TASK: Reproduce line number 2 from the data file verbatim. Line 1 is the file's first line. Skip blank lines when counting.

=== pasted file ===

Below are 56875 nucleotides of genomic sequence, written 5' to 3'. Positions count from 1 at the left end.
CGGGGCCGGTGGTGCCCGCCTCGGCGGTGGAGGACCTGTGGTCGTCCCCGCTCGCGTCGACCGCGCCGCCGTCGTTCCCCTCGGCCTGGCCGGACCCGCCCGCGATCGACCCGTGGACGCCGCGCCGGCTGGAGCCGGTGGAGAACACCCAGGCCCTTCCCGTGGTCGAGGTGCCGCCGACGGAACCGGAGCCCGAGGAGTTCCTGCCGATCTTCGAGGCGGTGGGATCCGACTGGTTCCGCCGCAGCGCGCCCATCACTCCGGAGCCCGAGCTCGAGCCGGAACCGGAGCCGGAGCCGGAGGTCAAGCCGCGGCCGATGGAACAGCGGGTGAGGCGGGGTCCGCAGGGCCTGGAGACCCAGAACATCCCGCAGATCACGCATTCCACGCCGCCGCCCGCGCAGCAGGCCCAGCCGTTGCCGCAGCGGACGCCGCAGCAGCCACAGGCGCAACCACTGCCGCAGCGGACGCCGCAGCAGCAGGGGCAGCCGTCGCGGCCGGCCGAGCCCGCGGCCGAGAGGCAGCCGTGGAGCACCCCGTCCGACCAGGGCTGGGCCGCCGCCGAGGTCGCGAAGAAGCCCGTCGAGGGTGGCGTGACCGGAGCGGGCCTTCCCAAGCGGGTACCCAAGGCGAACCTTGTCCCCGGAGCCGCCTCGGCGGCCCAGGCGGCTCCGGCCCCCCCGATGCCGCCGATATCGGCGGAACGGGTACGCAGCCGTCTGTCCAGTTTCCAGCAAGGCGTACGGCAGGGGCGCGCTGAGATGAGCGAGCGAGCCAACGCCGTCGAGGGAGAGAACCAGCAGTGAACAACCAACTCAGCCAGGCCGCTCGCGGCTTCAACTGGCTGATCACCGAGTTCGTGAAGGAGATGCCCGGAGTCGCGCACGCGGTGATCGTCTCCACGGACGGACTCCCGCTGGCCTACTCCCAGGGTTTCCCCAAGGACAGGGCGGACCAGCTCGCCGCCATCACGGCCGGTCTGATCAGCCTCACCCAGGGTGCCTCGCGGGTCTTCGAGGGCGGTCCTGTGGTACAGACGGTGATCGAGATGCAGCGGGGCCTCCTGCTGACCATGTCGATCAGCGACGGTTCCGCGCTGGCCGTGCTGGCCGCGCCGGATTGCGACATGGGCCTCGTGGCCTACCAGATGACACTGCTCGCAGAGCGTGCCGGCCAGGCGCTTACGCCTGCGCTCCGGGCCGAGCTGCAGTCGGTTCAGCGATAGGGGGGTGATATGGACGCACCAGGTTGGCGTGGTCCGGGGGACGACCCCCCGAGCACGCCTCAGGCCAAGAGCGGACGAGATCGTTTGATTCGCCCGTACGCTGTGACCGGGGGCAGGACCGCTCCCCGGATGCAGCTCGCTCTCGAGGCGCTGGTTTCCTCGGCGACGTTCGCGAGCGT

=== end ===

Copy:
CGGGGCCGGTGGTGCCCGCCTCGGCGGTGGAGGACCTGTGGTCGTCCCCGCTCGCGTCGACCGCGCCGCCGTCGTTCCCCTCGGCCTGGCCGGACCCGCCCGCGATCGACCCGTGGACGCCGCGCCGGCTGGAGCCGGTGGAGAACACCCAGGCCCTTCCCGTGGTCGAGGTGCCGCCGACGGAACCGGAGCCCGAGGAGTTCCTGCCGATCTTCGAGGCGGTGGGATCCGACTGGTTCCGCCGCAGCGCGCCCATCACTCCGGAGCCCGAGCTCGAGCCGGAACCGGAGCCGGAGCCGGAGGTCAAGCCGCGGCCGATGGAACAGCGGGTGAGGCGGGGTCCGCAGGGCCTGGAGACCCAGAACATCCCGCAGATCACGCATTCCACGCCGCCGCCCGCGCAGCAGGCCCAGCCGTTGCCGCAGCGGACGCCGCAGCAGCCACAGGCGCAACCACTGCCGCAGCGGACGCCGCAGCAGCAGGGGCAGCCGTCGCGGCCGGCCGAGCCCGCGGCCGAGAGGCAGCCGTGGAGCACCCCGTCCGACCAGGGCTGGGCCGCCGCCGAGGTCGCGAAGAAGCCCGTCGAGGGTGGCGTGACCGGAGCGGGCCTTCCCAAGCGGGTACCCAAGGCGAACCTTGTCCCCGGAGCCGCCTCGGCGGCCCAGGCGGCTCCGGCCCCCCCGATGCCGCCGATATCGGCGGAACGGGTACGCAGCCGTCTGTCCAGTTTCCAGCAAGGCGTACGGCAGGGGCGCGCTGAGATGAGCGAGCGAGCCAACGCCGTCGAGGGAGAGAACCAGCAGTGAACAACCAACTCAGCCAGGCCGCTCGCGGCTTCAACTGGCTGATCACCGAGTTCGTGAAGGAGATGCCCGGAGTCGCGCACGCGGTGATCGTCTCCACGGACGGACTCCCGCTGGCCTACTCCCAGGGTTTCCCCAAGGACAGGGCGGACCAGCTCGCCGCCATCACGGCCGGTCTGATCAGCCTCACCCAGGGTGCCTCGCGGGTCTTCGAGGGCGGTCCTGTGGTACAGACGGTGATCGAGATGCAGCGGGGCCTCCTGCTGACCATGTCGATCAGCGACGGTTCCGCGCTGGCCGTGCTGGCCGCGCCGGATTGCGACATGGGCCTCGTGGCCTACCAGATGACACTGCTCGCAGAGCGTGCCGGCCAGGCGCTTACGCCTGCGCTCCGGGCCGAGCTGCAGTCGGTTCAGCGATAGGGGGGTGATATGGACGCACCAGGTTGGCGTGGTCCGGGGGACGACCCCCCGAGCACGCCTCAGGCCAAGAGCGGACGAGATCGTTTGATTCGCCCGTACGCTGTGACCGGGGGCAGGACCGCTCCCCGGATGCAGCTCGCTCTCGAGGCGCTGGTTTCCTCGGCGACGTTCGCGAGCGT